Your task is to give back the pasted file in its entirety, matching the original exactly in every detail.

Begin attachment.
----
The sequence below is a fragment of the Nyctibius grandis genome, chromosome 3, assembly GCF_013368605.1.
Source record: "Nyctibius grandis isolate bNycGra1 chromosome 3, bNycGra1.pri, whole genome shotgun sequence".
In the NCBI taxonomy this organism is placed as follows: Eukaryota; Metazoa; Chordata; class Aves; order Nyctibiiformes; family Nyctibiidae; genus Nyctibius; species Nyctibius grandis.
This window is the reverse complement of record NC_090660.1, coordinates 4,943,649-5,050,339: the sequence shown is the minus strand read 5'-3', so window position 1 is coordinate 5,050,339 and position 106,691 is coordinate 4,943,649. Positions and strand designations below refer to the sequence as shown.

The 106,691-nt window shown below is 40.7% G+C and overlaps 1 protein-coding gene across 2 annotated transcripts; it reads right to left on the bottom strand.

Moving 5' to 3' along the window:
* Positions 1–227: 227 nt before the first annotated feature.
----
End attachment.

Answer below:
The sequence below is a fragment of the Nyctibius grandis genome, chromosome 3, assembly GCF_013368605.1.
Source record: "Nyctibius grandis isolate bNycGra1 chromosome 3, bNycGra1.pri, whole genome shotgun sequence".
In the NCBI taxonomy this organism is placed as follows: Eukaryota; Metazoa; Chordata; class Aves; order Nyctibiiformes; family Nyctibiidae; genus Nyctibius; species Nyctibius grandis.
This window is the reverse complement of record NC_090660.1, coordinates 4,943,649-5,050,339: the sequence shown is the minus strand read 5'-3', so window position 1 is coordinate 5,050,339 and position 106,691 is coordinate 4,943,649. Positions and strand designations below refer to the sequence as shown.

The 106,691-nt window shown below is 40.7% G+C and overlaps 1 protein-coding gene across 2 annotated transcripts; it reads right to left on the bottom strand.

Moving 5' to 3' along the window:
* Positions 1–227: 227 nt before the first annotated feature.